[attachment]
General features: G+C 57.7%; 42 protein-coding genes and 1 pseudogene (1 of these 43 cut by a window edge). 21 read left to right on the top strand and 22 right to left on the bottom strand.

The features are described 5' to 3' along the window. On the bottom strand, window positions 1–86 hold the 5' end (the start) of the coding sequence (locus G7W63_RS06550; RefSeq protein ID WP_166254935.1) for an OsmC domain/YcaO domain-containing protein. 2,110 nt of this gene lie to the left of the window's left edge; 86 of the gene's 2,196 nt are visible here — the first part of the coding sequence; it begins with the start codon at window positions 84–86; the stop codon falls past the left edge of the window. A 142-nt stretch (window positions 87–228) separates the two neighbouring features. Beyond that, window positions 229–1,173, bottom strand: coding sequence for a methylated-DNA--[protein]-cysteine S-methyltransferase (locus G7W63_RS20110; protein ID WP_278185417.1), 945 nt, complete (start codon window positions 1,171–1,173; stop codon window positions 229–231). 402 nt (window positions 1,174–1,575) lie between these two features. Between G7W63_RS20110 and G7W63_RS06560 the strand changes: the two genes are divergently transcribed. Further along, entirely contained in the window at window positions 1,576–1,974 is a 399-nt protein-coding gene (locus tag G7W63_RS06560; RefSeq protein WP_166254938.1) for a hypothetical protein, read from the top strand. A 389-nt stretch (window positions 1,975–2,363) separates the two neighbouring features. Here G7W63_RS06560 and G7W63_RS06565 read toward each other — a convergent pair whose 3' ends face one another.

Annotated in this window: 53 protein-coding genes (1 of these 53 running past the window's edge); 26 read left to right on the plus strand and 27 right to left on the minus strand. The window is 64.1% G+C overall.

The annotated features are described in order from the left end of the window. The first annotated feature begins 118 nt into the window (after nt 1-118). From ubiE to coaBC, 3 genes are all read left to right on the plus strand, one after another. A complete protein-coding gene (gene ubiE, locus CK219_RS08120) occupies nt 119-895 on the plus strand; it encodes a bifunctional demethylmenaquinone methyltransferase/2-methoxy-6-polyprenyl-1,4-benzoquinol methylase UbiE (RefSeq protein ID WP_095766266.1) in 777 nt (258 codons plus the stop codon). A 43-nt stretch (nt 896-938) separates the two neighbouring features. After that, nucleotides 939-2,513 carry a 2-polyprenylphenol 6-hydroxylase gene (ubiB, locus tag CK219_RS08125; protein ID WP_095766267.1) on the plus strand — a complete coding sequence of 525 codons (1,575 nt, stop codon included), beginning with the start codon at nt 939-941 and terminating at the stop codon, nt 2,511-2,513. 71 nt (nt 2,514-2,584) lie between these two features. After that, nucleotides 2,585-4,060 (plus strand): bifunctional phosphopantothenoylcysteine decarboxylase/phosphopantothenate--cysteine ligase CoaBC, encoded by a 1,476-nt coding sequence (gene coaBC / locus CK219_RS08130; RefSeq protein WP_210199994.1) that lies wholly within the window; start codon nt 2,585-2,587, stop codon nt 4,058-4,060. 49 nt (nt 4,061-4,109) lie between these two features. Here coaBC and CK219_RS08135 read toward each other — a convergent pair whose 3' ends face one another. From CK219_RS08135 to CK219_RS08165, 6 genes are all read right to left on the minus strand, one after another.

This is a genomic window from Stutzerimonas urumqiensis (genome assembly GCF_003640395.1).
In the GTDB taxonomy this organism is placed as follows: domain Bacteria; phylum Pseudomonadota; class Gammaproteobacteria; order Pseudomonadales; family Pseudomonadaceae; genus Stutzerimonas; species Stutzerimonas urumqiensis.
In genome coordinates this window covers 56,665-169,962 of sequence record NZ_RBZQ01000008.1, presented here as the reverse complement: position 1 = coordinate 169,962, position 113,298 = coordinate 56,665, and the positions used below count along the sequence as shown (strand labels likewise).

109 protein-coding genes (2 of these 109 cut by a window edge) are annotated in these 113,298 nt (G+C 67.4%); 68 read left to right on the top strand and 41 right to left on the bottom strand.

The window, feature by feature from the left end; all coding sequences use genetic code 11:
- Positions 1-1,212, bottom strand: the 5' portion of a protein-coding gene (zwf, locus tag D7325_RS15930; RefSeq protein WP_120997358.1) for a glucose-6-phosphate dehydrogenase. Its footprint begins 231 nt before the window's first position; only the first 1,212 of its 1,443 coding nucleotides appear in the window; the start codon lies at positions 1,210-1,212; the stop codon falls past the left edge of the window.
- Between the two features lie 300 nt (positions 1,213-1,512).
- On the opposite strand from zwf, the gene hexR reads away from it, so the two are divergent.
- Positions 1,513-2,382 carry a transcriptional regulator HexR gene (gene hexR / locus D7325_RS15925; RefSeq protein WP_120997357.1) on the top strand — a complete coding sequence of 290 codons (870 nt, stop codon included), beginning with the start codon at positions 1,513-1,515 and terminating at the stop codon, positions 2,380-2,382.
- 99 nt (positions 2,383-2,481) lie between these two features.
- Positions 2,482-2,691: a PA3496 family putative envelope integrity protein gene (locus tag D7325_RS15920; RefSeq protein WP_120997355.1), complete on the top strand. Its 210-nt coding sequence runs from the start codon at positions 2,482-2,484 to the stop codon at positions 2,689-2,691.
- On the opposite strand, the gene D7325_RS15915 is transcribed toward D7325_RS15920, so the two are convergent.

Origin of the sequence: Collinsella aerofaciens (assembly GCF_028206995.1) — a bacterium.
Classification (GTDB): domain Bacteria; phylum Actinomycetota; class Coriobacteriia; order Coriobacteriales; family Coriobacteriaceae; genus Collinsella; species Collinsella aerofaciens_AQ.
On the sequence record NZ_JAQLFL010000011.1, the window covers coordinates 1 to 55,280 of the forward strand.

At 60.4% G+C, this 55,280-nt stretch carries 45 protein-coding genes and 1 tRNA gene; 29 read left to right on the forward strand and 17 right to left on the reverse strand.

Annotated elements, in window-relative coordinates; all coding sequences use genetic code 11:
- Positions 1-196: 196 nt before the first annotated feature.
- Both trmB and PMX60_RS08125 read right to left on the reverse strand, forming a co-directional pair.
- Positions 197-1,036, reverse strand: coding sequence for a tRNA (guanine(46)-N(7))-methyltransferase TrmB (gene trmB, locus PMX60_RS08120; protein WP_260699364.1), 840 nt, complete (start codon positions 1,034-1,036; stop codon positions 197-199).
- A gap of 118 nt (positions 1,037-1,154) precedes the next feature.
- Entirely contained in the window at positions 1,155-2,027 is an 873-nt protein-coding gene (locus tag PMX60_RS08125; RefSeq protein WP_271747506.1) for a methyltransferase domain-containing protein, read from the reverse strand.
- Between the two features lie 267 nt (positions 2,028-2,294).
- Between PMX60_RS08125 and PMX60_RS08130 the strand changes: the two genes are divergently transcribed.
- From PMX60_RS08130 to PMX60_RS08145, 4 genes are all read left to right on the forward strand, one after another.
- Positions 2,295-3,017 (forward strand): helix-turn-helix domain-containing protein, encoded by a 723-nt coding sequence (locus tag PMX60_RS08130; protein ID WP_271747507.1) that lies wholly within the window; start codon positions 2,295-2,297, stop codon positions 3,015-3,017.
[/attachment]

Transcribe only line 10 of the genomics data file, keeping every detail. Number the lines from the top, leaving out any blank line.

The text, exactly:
- Positions 1-1,212, bottom strand: the 5' portion of a protein-coding gene (zwf, locus tag D7325_RS15930; RefSeq protein WP_120997358.1) for a glucose-6-phosphate dehydrogenase. Its footprint begins 231 nt before the window's first position; only the first 1,212 of its 1,443 coding nucleotides appear in the window; the start codon lies at positions 1,210-1,212; the stop codon falls past the left edge of the window.